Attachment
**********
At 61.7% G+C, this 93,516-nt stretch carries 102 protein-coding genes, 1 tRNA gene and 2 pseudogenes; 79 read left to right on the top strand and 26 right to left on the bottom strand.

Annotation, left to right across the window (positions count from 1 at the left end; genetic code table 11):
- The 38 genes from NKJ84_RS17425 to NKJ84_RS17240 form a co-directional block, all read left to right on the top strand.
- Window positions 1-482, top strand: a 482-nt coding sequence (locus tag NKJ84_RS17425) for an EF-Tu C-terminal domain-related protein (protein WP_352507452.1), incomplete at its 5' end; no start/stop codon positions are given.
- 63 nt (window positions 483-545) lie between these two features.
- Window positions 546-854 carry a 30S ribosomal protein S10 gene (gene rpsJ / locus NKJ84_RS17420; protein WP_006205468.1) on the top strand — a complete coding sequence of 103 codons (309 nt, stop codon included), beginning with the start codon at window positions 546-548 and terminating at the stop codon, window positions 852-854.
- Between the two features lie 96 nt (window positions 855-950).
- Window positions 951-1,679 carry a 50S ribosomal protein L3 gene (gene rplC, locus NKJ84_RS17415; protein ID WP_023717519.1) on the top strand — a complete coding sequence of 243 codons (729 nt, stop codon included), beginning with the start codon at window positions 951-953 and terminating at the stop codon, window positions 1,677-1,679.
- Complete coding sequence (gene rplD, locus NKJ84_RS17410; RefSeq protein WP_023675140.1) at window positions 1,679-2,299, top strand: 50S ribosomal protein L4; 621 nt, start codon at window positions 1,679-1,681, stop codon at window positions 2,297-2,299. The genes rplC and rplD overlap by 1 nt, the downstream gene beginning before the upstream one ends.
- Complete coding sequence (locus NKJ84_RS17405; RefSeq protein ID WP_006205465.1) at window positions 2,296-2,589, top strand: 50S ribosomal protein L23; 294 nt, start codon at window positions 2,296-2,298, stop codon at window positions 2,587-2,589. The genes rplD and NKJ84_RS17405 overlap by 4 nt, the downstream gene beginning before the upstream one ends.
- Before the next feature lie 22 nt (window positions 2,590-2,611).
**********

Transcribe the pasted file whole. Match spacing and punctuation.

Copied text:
At 61.7% G+C, this 93,516-nt stretch carries 102 protein-coding genes, 1 tRNA gene and 2 pseudogenes; 79 read left to right on the top strand and 26 right to left on the bottom strand.

Annotation, left to right across the window (positions count from 1 at the left end; genetic code table 11):
- The 38 genes from NKJ84_RS17425 to NKJ84_RS17240 form a co-directional block, all read left to right on the top strand.
- Window positions 1-482, top strand: a 482-nt coding sequence (locus tag NKJ84_RS17425) for an EF-Tu C-terminal domain-related protein (protein WP_352507452.1), incomplete at its 5' end; no start/stop codon positions are given.
- 63 nt (window positions 483-545) lie between these two features.
- Window positions 546-854 carry a 30S ribosomal protein S10 gene (gene rpsJ / locus NKJ84_RS17420; protein WP_006205468.1) on the top strand — a complete coding sequence of 103 codons (309 nt, stop codon included), beginning with the start codon at window positions 546-548 and terminating at the stop codon, window positions 852-854.
- Between the two features lie 96 nt (window positions 855-950).
- Window positions 951-1,679 carry a 50S ribosomal protein L3 gene (gene rplC, locus NKJ84_RS17415; protein ID WP_023717519.1) on the top strand — a complete coding sequence of 243 codons (729 nt, stop codon included), beginning with the start codon at window positions 951-953 and terminating at the stop codon, window positions 1,677-1,679.
- Complete coding sequence (gene rplD, locus NKJ84_RS17410; RefSeq protein WP_023675140.1) at window positions 1,679-2,299, top strand: 50S ribosomal protein L4; 621 nt, start codon at window positions 1,679-1,681, stop codon at window positions 2,297-2,299. The genes rplC and rplD overlap by 1 nt, the downstream gene beginning before the upstream one ends.
- Complete coding sequence (locus NKJ84_RS17405; RefSeq protein ID WP_006205465.1) at window positions 2,296-2,589, top strand: 50S ribosomal protein L23; 294 nt, start codon at window positions 2,296-2,298, stop codon at window positions 2,587-2,589. The genes rplD and NKJ84_RS17405 overlap by 4 nt, the downstream gene beginning before the upstream one ends.
- Before the next feature lie 22 nt (window positions 2,590-2,611).